— Amitai Marmorstein (Jonah), Goldie Hoffman (Daphna), Kayla Dunbar (Melody), Alex Rose (Liam) - Photo credit: Len Grinke
I’m a bad Jew, as lapsed as you can get. But I’m not nearly as bad as two of the characters in Joshua Harmon’s fascinating and funny play. Featuring four excellent performances and slick comic direction by Jay Brazeau, this is a show that leaves you laughing and thinking. What you think will probably depend to some extent on your gender, your cultural background, and--if you’re a Jew--whether or not you’re really bad.
The plot involves a conflict over inheritance. Holocaust survivor Poppy has just died, and his grandkids Jonah (Amitai Marmorstein) and cousin Daphna (Goldie Hoffman) are in Jonah’s New York apartment just after the funeral. Jonah’s bigger, louder, bullying older brother Liam (Alex Rose) shows up late with his shiksa girlfriend Melody (Kayla Dunbar).
The object of contention is Poppy’s gold chai, the Hebrew letter symbolizing life, which some Jewish men wear on a chain around their neck. This chai has special value because Poppy managed to preserve it during his years in the concentration camp where all his family perished. When he immigrated to America, poor and unable to afford an engagement ring, he used it to propose to his wife. Now Daphna wants it. She’s the most committed, ethnocentric Jew of all the grandchildren, with an Israeli boyfriend and a heavy investment in the cultural symbolism of this relic of family and Jewish history. Liam also wants it—in fact he already has it—because he plans to replicate his grandfather’s gesture when he asks Melody to marry him. The fact that he loathes Daphna strengthens his intention to keep it.
It’s hard to say who is the worse Jew, Daphna or Liam. Daphna talks a mile a minute and at first she just seems like a yenta, a somewhat narcissistic motormouth. When Liam turns up, bullying his little brother, he seems worse: angry, insensitive, obnoxious, totally self-centred. But when Liam and Daphna start going directly at each other, the gloves come off. Just when you think one is the baddest, the other ups the ante. And the language isn’t polite, either. Liam calls Daphna a cunt; Daphna says the same about Melody. Melody, not used to the way Jews, bad or otherwise, interact with each other, watches appalled. (I was reminded of the first time my sweet Christian Canadian wife, a Chilliwack girl, had dinner with my New York Jewish parents and four of their friends. “Why are they yelling at each other like that,” she asked me. “Are they having a fight?” No, I had to explain, that’s just they way they talk.) Melody is kind of the innocent bystander in this drama. Jonah is also sidelined, a passive observer of the main bout. He’s a bad Jew, too, doing nothing to resolve the conflict.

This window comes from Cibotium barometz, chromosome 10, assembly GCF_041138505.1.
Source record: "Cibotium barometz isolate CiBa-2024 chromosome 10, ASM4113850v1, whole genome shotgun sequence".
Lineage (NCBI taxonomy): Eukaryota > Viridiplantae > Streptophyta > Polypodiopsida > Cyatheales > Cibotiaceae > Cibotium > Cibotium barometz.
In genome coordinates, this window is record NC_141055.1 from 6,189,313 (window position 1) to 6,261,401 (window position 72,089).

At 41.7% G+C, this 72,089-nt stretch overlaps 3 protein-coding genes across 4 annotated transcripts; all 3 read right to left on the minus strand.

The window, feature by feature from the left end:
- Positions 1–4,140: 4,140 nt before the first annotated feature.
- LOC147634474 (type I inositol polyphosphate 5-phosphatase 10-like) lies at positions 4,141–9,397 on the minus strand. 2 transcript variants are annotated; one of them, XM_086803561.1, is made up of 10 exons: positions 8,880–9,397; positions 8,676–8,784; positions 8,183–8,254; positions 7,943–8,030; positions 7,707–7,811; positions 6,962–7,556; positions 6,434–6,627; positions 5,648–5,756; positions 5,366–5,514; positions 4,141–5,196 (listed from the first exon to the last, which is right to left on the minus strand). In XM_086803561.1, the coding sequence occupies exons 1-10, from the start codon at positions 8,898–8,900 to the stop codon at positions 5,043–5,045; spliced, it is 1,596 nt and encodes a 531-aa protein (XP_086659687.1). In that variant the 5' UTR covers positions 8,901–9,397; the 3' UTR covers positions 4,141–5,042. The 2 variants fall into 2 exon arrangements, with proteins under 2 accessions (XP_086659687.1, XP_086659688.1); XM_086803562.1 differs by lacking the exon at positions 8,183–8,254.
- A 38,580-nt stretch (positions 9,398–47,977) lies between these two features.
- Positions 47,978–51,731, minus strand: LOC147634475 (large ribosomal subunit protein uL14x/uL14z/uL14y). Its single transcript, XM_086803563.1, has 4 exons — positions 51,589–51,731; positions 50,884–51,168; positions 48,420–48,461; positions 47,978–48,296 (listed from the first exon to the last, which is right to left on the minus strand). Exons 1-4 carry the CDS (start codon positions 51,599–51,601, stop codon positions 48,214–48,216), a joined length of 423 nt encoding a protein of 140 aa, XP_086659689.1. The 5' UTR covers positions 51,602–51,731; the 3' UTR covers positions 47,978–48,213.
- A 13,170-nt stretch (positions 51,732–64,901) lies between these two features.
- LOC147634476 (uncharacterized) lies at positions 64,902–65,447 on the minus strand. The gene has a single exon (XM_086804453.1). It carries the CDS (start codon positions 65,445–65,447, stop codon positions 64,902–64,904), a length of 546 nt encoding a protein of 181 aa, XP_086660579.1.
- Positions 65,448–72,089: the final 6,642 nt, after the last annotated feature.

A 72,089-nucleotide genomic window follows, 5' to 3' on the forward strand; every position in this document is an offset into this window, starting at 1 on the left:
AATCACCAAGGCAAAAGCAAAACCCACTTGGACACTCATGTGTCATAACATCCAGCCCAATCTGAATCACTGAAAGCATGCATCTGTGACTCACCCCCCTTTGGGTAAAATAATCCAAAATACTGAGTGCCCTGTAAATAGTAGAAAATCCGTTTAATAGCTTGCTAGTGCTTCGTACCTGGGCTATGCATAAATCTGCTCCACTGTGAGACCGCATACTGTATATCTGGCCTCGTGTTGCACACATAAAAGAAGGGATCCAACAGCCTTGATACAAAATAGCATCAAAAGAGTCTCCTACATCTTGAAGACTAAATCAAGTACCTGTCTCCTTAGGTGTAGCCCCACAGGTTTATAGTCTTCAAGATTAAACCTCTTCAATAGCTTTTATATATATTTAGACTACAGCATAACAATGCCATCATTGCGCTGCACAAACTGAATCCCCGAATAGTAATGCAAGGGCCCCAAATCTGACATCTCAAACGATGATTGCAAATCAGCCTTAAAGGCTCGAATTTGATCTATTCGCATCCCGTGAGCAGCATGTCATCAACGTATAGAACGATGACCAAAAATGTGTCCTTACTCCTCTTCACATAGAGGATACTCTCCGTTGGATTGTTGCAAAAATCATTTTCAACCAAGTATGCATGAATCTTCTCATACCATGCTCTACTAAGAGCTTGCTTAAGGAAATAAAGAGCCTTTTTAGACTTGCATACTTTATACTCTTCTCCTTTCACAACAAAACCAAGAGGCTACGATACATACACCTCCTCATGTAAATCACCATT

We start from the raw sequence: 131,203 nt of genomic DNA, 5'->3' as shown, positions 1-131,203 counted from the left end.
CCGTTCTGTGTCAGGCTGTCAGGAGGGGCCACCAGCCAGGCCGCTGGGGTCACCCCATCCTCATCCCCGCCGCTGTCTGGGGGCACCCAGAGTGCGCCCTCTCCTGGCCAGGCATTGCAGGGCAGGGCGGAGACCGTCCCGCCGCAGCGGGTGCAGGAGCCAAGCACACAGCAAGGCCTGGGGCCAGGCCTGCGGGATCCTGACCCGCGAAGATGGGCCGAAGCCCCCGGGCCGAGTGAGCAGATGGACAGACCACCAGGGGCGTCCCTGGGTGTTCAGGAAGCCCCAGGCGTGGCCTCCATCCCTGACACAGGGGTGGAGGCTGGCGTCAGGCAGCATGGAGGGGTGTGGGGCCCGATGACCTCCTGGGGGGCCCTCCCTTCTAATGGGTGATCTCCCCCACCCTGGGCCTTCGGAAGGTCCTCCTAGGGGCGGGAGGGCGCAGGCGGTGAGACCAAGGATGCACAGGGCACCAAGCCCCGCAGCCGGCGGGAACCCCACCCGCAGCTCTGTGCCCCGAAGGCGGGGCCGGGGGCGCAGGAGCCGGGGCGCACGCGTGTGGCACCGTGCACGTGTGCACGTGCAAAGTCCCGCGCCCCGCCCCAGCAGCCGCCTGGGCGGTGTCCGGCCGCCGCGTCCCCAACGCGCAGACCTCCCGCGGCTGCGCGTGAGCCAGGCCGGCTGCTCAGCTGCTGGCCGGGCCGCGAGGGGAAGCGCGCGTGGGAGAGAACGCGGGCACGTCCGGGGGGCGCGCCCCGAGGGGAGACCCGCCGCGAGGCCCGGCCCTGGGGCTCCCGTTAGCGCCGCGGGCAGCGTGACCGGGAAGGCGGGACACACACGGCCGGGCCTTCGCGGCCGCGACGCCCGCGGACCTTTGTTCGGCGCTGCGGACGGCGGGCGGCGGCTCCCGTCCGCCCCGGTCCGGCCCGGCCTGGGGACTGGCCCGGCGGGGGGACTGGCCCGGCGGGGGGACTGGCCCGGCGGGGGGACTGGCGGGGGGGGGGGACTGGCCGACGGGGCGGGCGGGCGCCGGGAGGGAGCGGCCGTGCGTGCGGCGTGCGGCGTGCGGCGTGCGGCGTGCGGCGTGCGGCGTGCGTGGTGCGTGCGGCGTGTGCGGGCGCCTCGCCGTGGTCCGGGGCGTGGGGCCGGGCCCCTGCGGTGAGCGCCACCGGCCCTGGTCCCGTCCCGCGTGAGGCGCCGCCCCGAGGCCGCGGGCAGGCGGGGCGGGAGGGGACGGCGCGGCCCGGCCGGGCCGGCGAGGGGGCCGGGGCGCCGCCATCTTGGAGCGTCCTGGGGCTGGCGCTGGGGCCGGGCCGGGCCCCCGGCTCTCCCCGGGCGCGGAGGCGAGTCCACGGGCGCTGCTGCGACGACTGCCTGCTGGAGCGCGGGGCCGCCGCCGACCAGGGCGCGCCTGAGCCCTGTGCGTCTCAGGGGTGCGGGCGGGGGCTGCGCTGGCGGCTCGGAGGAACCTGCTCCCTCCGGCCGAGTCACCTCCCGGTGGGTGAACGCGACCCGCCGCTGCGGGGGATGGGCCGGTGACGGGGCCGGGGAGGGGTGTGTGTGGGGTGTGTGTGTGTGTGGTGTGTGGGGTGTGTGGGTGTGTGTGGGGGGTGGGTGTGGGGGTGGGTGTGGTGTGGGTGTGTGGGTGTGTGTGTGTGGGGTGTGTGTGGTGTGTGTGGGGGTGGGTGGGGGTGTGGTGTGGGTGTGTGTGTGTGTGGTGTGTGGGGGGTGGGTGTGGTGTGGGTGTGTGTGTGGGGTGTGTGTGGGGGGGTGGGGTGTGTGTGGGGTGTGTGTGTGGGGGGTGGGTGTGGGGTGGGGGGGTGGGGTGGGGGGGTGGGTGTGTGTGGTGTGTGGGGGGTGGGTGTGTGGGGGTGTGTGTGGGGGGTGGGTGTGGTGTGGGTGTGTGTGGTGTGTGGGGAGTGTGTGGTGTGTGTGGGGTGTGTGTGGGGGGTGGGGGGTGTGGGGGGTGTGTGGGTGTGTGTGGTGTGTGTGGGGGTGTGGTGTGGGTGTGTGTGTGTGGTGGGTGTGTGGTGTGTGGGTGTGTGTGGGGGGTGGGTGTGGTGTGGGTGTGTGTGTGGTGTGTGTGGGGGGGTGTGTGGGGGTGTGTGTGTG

I realize this doesn’t sound very funny, and parts of it certainly aren’t, but much of the play is hilarious. The acting is terrific with Hoffman and Rose carrying the burden of both the comic and vicious dialogue, Dunbar and Marmorstein providing counterpoint from the margins. And Harmon does create opportunities for both Daphna and Liam to earn our sympathy so we’re never completely put off by their badness.
As a long one-act, the script doesn’t develop the characters or the situation as fully as we might wish but it’s a pretty juicy 90 minutes. And it’s fun arguing afterwards over which Jew is worse.